El Savador has established a foothold here, along with Guatamalan’s selling woven products on the beach. Nicaraguan’s work with concrete and construction. European’s do banking. Belize natives fish, work for the government, or live off tourism..
Night is cool and pleasant, a welcome respite from day’s sun.
Night people have cat’s eye’s.
As quick as Thanksgiving goes, Christmas is nipping at its heels.
The girls at Crazy Canuck’s, on a Friday afternoon, have opened cardboard boxes and are decorating.
Stockings hang over the liquor shelves, tinsel is hung around the bar’s ceiling, an upside down Christmas tree with blue lights gives us an upside down perspective, peppermint sticks are just out of arm’s reach. On Thanksgiving we give thanks, but on Christmas we pay homage, say our prayers, and put ourselves in our proper place.
I am getting the Christmas spirit.
When I see Rudolph the red nosed reindeer, he will be in speedos, have sunglasses, and have a beach girl on each arm.
Why Rudolph’s nose is red is another bar story.
When I travel light I look for a laundry first thing. Clothes can only be worn so long before they need a good scrub.
Down the street from Chez Caribe is my dirty clothes solution.
Kenny owns and operates the J and J Laundry with long hours- six days a week. You take your clothes and drop them off and Kenny, or one of his staff, wash, dry, put them in a plastic bag, and have them ready when you return to pick them up.
Kenny has been running his place for a year and bought it from a previous owner who was tired of doing dirty socks. Along with the laundry business he also got a Karaoke equipment business as a bonus. This means Kenny takes care of your dirty clothes and your dirty singing.
This morning I pick up my clean clothes and go home clean.
Belize is almost behind me and Ecuador is peeking its head around the bend in time’s river, moving its right forefinger and inviting me to visit.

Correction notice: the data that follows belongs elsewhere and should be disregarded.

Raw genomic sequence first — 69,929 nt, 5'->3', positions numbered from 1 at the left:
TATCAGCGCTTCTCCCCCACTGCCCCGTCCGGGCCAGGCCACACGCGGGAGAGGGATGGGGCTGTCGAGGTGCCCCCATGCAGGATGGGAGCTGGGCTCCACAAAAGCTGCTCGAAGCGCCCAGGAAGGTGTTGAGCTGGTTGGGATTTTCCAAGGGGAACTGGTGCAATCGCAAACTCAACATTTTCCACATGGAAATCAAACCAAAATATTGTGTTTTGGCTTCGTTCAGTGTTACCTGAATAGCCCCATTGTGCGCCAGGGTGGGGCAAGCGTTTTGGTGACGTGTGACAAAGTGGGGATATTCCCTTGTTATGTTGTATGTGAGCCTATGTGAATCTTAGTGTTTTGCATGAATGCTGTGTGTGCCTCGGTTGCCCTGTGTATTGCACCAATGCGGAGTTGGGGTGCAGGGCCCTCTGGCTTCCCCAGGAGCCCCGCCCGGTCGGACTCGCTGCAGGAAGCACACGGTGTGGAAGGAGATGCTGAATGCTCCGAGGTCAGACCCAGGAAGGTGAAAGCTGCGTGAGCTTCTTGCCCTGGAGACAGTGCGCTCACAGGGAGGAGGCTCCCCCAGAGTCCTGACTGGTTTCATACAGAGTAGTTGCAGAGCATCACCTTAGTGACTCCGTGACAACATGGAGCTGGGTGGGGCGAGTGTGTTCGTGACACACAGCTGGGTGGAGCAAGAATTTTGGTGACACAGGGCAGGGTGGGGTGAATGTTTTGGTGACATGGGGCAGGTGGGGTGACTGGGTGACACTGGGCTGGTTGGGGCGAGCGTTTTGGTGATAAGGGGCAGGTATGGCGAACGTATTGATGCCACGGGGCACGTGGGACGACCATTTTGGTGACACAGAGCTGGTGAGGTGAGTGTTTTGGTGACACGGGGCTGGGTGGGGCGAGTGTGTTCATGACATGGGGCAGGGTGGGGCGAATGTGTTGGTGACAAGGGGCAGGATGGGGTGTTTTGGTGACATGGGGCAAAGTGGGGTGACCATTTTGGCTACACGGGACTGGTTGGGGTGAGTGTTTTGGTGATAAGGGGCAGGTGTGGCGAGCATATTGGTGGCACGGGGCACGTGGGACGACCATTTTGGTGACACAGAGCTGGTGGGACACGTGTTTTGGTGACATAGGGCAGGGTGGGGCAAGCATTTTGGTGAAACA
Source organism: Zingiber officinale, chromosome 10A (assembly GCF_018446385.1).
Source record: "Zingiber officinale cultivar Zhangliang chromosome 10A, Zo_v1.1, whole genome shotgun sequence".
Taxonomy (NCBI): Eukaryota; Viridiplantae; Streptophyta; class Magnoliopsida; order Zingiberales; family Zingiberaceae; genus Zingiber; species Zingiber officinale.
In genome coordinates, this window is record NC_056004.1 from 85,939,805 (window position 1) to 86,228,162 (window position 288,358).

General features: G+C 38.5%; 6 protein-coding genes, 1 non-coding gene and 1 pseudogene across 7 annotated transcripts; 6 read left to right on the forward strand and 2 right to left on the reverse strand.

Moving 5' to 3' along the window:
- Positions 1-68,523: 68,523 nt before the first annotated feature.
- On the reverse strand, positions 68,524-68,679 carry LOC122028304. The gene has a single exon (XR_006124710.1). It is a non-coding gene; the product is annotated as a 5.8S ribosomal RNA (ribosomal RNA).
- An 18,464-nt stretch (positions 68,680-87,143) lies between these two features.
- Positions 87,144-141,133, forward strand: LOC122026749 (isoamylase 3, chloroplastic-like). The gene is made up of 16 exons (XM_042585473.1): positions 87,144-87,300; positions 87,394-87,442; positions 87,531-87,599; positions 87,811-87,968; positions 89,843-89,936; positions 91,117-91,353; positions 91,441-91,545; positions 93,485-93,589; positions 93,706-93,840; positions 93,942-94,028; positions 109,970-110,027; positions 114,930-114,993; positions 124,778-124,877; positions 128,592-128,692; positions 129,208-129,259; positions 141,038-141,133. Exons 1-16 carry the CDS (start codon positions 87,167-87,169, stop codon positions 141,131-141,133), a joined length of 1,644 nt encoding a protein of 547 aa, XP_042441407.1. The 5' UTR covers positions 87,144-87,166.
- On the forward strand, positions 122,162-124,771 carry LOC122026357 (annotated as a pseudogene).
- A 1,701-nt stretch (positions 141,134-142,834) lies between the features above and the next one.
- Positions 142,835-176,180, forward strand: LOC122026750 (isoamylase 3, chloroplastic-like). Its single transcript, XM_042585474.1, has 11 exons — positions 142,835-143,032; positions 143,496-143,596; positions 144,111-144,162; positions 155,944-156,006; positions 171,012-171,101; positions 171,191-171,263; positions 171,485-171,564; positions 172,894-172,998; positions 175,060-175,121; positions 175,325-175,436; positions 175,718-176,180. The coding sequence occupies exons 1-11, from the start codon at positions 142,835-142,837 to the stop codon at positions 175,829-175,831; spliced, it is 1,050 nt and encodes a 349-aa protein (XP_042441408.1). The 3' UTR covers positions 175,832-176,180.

My stay here has been wonderful. I am well suited for island life where there is no zoning and a million dollar beachfront home shares the same vista with a drunk fisherman sleeping under a rowboat.
Doing laundry is hardly newsworthy, but skip it and things start to smell bad.
Thanksgiving dinner falls into my lap.
In the middle of a Walkaholics ramble, our group is invited by the owner of the Sandbar to a free annual Thanksgiving dinner at her bar and grill. It is something she likes cooking for and an appreciation to loyal customers.
This is a full blown extravaganza with turkey, ham, mashed potatoes, sweet potatoes, dressing, salad. bread and desserts. The company is cordial and the mood is celebratory.
Last year my Thanksgiving was celebrated in Uruguay with a slice of pizza and a beer. It is hard at this moment to know where Thanksgiving will find me next year.
This week turkey’s have been in hiding.
Surviving dinner when you are the main course is a gift from God.
Alcoholics can’t walk by a bar without going in. Ministers can’t hear church bells without reaching for their Sermon. Firemen change clothes at the smell of smoke. Construction workers can’t avoid a construction zone.
This has been a year of house rehabilitation so it was impossible for me not to grab a paint brush and lend a hand.
The Legends Bar and Grill renovation, on the north side, is in progress. Opening day is December 1, 2015. Painting is the same down here as up north. You keep your eye on the edge, cut a straight line, don’t let paint drip, keep the brush moving, clean up if you make a mess.
The big push today is to prime wood trim upstairs in the bar, install galvanized metal sheets on the kitchen ceiling, and move a huge defunct cooler out of the kitchen, through two doorways, and onto the front porch where it will be picked up later and used in some way by the group of seven men who move it out.
When the group of men arrive there is much measuring, grunting, re- positioning, and evaluating. A few times the task looks impossible but if someone got it into the bar it can be taken out.
Jack’s sign is posted in the kitchen, beside a good cooler, and reminds him on a hot day, with both fans blowing and orders buzzing around his head like angry mosquitoes, that a craftsman is never far from his philosophy.
The last rainbow gracing these postings was in San Jose, Costa Rica near the Hotel Aranjuez.
This masterpiece is between Belize City and Ambergris Caye on the boat ride back from a tour of Lamanai, Mayan ruins in Orange Walk, Belize.
Mother Nature sends us a parting bouquet of flowers, a little good by kiss, a temporary light show, a reminder of who is behind all that we have been observing.
It is the end of another day on Planet Earth , November 23, 2015.